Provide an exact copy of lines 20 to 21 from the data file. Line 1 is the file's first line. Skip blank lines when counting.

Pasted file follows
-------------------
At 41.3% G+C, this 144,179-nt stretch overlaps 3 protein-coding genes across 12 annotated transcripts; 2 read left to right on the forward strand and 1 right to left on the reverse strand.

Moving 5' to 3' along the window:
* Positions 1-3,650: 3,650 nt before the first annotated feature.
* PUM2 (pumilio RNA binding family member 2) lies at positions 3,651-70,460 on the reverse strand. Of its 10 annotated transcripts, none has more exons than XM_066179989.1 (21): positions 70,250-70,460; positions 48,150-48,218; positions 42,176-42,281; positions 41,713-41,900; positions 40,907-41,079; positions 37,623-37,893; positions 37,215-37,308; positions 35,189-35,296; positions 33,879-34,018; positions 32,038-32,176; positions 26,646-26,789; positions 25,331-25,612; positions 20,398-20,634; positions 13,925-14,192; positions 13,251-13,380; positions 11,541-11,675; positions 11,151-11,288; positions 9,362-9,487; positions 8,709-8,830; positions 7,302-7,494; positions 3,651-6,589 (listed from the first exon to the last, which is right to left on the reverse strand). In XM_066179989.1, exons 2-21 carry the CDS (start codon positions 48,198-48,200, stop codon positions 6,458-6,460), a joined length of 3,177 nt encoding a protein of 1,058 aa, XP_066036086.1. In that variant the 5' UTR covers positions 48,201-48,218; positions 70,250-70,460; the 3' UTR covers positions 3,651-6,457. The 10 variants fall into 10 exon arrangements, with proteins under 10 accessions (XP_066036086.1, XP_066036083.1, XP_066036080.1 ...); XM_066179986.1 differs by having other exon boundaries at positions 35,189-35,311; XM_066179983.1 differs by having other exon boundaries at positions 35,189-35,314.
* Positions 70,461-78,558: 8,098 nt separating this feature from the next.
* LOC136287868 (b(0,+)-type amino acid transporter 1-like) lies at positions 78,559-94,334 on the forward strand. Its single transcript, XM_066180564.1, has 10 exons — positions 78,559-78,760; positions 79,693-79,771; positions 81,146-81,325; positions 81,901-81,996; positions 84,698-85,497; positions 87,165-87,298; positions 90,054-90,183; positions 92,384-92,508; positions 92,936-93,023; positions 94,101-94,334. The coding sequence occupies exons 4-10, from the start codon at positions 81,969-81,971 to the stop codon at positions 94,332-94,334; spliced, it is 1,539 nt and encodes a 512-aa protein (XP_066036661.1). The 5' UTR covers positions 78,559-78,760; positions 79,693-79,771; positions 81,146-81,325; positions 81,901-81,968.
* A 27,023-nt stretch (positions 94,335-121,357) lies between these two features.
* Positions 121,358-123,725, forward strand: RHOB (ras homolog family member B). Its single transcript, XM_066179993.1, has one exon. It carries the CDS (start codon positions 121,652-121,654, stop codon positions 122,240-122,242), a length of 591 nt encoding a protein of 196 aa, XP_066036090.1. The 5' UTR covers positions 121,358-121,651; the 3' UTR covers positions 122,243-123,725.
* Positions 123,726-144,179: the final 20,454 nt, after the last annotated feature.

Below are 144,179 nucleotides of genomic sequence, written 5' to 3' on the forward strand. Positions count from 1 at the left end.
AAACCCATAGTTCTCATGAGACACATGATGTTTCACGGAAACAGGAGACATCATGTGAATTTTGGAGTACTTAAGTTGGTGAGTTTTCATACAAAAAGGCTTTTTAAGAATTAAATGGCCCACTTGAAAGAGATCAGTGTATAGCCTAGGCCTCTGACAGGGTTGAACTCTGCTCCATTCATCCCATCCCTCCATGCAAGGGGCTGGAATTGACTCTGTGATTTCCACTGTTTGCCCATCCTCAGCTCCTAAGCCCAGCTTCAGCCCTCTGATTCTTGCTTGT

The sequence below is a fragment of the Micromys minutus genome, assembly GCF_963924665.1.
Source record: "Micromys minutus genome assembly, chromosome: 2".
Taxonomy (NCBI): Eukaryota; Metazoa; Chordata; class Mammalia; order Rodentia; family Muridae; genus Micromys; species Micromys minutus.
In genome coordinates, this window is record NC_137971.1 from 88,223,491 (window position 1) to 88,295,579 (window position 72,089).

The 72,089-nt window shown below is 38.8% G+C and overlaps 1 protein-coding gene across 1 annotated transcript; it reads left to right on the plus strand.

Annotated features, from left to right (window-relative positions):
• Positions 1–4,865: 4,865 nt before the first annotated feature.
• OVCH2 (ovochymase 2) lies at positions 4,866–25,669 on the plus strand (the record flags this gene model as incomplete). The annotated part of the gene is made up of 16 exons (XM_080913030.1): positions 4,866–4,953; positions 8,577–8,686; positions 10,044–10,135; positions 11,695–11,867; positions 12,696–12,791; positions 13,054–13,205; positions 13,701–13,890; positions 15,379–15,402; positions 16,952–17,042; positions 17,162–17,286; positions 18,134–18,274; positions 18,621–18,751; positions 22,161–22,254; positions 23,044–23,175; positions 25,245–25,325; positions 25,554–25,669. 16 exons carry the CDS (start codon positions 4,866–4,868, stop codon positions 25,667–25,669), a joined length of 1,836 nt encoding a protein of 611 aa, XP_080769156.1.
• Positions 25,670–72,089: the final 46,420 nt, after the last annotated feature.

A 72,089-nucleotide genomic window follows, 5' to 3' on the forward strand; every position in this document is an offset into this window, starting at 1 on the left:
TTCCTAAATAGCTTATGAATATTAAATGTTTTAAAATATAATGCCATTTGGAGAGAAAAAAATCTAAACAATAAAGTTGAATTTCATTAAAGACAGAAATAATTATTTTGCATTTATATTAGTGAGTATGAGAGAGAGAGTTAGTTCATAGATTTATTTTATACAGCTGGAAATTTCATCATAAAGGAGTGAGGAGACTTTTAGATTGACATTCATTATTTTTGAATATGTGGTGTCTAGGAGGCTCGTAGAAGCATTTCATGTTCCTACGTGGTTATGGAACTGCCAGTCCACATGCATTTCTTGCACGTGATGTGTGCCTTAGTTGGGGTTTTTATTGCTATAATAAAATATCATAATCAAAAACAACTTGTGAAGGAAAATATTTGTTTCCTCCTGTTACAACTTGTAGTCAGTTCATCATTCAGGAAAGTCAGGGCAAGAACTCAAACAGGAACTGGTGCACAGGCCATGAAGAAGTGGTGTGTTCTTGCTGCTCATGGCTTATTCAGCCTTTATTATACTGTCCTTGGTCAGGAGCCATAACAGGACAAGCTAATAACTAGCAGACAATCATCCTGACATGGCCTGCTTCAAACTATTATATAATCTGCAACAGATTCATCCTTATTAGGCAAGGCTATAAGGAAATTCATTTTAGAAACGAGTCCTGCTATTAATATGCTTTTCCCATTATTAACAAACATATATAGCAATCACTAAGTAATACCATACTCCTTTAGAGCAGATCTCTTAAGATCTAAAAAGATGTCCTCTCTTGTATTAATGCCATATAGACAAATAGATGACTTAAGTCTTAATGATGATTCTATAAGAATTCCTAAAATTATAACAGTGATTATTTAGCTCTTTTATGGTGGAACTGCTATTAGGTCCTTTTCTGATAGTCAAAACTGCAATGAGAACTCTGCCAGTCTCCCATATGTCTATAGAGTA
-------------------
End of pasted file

• Positions 25,670–72,089: the final 46,420 nt, after the last annotated feature.

A 72,089-nucleotide genomic window follows, 5' to 3' on the forward strand; every position in this document is an offset into this window, starting at 1 on the left: